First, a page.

"Justice is Our Creed and the Land is Our Heritage"
January 19, 2015 5:34 PM   Subscribe

Chicano land-rights activist Reies Lopez Tijerina passed away today at the age of 88.

Tijerina led the fight to regain the land rights of Hispanics in northern New Mexico in the 1960s and 1970s. His organization, the Alianza Federal de Mercedes, sought to return land grants -- parcels of land given to Spanish-speaking residents of New Mexico by leaders of Spain, Mexico, and New Mexico Territory -- to the descendents of the original grantees.

The treaty of Guadalupe Hidalgo, signed by the United States and Mexico in 1848, ended the Mexican-American War. It ceded much of the land that is now the American Southwest -- all or part of present-day California, Arizona, New Mexico, Utah, Nevada, Colorado, and Wyoming -- to the United States. But the treaty was also designed to protect the land and property rights of Spanish-speakers in the new American territory. These promises were never kept. The Hispanics of northern New Mexico (and southern Colorado) were defrauded of their land by Anglos. Courts unfamiliar with or hostile to Spanish or Mexican land law regularly ruled against Hispanic land grantees. The loss of land -- especially the loss of communal grazing, hunting, and gathering land -- weakened and impoverished the rural communities of northern New Mexico.

Tijerina and the Alianza fought for land rights in court and through protests. In 1966, the Alianza occupied Echo Amphitheater in the Carson National Forest -- public lands that had once been part of a large land grant. Descendents of the original grantees handed out travel visas to surprised tourists, and "arrested" two forest rangers that tried to stop the occupation, arguing the rangers were trespassing on Hispanic lands. The next year, Tijerina gained the national spotlight when he and several other members of Alianza led an armed raid on the Rio Arriba County courthouse in Tierra Amarilla, New Mexico, to free jailed Alianza members and arrest the local DA (who was also Hispanic -- many mainstream Hispanic leaders in New Mexico opposed the Alianza) who had ordered the organization's meetings disbanded and its members arrested. Two people were shot.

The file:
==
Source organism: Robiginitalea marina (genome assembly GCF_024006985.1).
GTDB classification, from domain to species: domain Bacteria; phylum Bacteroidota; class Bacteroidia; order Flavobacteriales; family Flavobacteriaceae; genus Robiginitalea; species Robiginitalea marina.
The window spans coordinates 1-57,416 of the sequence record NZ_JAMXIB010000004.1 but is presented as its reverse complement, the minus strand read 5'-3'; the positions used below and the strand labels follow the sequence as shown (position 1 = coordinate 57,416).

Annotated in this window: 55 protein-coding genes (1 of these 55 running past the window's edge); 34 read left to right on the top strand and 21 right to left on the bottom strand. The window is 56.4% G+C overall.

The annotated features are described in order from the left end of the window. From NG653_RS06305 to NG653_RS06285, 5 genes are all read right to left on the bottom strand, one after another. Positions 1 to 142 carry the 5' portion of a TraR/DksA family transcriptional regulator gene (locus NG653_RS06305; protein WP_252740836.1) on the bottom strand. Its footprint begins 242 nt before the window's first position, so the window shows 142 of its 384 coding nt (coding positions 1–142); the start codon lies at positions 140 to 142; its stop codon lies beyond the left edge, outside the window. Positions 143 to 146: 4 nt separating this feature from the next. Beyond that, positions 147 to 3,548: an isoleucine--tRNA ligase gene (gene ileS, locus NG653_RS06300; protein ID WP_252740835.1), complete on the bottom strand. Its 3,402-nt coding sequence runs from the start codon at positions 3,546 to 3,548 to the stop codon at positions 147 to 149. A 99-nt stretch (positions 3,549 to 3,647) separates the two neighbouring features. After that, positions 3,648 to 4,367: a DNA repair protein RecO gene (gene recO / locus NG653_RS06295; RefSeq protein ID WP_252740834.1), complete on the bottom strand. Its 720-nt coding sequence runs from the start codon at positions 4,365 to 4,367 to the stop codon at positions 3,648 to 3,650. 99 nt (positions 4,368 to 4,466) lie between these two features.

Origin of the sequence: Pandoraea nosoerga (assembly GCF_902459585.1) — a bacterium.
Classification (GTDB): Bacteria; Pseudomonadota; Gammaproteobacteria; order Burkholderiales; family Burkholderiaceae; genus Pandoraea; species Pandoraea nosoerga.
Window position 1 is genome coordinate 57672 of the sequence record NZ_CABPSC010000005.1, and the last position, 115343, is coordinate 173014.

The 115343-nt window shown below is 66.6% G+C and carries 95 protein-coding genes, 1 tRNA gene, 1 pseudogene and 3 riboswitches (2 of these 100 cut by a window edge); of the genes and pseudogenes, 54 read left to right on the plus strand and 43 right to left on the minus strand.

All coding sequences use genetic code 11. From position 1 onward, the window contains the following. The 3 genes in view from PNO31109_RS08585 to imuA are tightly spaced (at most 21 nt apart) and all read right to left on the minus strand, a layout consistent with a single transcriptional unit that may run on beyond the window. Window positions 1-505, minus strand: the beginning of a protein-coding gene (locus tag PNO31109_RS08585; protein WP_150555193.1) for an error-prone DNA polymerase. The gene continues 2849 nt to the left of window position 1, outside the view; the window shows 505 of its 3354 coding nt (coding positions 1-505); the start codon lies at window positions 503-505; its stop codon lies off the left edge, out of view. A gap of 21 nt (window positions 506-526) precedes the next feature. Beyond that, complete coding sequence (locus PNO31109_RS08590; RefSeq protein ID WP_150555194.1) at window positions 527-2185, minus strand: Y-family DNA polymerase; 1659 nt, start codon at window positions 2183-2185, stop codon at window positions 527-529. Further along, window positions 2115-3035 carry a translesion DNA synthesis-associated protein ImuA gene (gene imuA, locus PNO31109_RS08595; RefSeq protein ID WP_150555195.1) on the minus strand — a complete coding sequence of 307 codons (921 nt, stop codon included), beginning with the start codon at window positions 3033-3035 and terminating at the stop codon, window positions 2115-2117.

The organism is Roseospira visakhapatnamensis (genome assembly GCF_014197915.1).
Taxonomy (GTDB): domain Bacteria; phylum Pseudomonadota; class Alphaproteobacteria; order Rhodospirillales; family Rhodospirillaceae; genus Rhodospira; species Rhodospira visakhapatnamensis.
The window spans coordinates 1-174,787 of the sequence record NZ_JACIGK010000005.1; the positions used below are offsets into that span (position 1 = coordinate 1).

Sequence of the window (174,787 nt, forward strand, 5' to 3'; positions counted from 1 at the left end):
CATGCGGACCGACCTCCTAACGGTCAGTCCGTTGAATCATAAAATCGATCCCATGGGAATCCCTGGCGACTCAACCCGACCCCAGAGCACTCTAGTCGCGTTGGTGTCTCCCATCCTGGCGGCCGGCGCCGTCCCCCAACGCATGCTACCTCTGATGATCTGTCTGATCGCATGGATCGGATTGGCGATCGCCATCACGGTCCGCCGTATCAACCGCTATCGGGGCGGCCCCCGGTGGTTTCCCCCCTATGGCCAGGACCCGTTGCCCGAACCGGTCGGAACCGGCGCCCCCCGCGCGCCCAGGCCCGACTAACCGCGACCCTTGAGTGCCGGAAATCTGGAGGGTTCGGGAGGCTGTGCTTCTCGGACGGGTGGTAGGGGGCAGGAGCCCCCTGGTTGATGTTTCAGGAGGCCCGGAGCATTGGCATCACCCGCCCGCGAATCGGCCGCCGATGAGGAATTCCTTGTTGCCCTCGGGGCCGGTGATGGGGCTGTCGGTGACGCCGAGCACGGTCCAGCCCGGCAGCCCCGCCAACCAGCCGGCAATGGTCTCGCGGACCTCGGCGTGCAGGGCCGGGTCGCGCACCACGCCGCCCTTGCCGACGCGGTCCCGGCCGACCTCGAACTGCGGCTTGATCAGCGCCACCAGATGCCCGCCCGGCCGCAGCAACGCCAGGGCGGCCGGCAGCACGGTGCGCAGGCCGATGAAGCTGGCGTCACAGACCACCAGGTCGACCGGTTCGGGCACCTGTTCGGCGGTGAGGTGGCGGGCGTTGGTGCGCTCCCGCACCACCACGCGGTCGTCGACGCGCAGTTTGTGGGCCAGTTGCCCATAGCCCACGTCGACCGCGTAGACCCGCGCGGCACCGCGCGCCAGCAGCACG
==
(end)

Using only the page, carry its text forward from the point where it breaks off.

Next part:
Tijerina and the Alianza forged strong ties to other leaders and organizations in the Chicano movement, particularly Rodolfo "Corky" Gonzales and the Crusade for Justice in Colorado. The two men and their organizations participated in the Poor People's Campaign in 1968, traveling from the southwest to Washington, D.C. to advocate for economic and social justice.

Some other links:

"Quest for a Homeland" from PBS Chicano! documentary (18:08)

Latino USA segment on Tijerina (19:22)

Essay on the mixed reactions New Mexicans and historians have had to Tijerina's legacy

They Called Me 'King Tiger' -- Tijerina's autobiography
posted by heurtebise (3 comments total) 11 users marked this as a favorite
I hadn't realized he was still alive -- he was a generation older than many of the key figures in the movement, so I guess I had (ignorantly) assumed he had passed away already. Tijerina was both important and intensely polarizing, as well as a complicated individual. The footage of the takeover and standoff is itself an arresting historical document, and interesting to compare with more recent armed standoffs.
posted by Dip Flash at 6:43 PM on January 19, 2015 [1 favorite]

Just to add one thing, the obituary and all of the biographical sketches about him that I have read talk about what a powerful orator he was (which is very much supported by the documentary footage) -- Tijerina was a Pentecostal preacher before he became an activist, and you can clearly hear that in both the cadences of his speeches and in how he framed his moral arguments. It's not surprising that he was invited to speak at the 1968 Washington event, with all of the parallels between him and King.
posted by Dip Flash at 6:58 PM on January 19, 2015 [1 favorite]

Thank you.
posted by wuwei at 9:16 PM on January 19, 2015

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